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Born to be Mothers? Motherhood as Every Woman’s ‘Natural Calling’

  • Rebecca Kay

Abstract

Chapter 1 has discussed the central importance allocated to women’s reproductive function by theories of biologically-determined sex difference. The question of whether this indisputable physical difference between women and men indicates or indeed proves the existence of differences in character, aptitude and appropriate roles and behaviour remains a topic for heated public and private debate. Champions of equality and female emancipation, including many western feminists, have certainly disputed this premise. However, feminist thought in western Europe has long grappled with the issue of maternity and its impact on women, their consciousness, their position in society or roles within the family without being able to reach a general consensus (Oakley, 1985, pp. 131–7; Segal, 1987, pp. 157–61; Strathern, 1996, pp. 47–54; Wolf, 1993, pp. 235–7). Thus, the idea that women’s ‘specialness’ derives largely from their ability to bear children is not unique to Russian society.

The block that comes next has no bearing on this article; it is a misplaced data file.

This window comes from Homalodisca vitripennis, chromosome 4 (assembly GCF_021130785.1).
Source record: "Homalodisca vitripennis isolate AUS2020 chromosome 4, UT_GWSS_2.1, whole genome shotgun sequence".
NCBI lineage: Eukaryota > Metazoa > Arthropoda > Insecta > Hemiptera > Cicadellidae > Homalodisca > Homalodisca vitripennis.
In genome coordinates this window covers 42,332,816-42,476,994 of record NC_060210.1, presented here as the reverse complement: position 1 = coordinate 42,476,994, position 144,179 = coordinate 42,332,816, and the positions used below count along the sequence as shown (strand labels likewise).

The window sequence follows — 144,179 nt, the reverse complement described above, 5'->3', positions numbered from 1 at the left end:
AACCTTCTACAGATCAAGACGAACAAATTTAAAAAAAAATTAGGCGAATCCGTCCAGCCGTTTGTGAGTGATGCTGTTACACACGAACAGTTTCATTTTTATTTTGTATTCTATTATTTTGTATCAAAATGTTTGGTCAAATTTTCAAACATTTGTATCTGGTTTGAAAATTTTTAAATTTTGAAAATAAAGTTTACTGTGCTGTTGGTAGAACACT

Keywords

Family Planning Child Care Parental Leave Russian Society Fall Birth Rate 
These keywords were added by machine and not by the authors. This process is experimental and the keywords may be updated as the learning algorithm improves.

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Copyright information

© Rebecca Kay 2000

Authors and Affiliations

  • Rebecca Kay
    • 1
  1. 1.Institute of Central and East European StudiesUniversity of GlasgowUK

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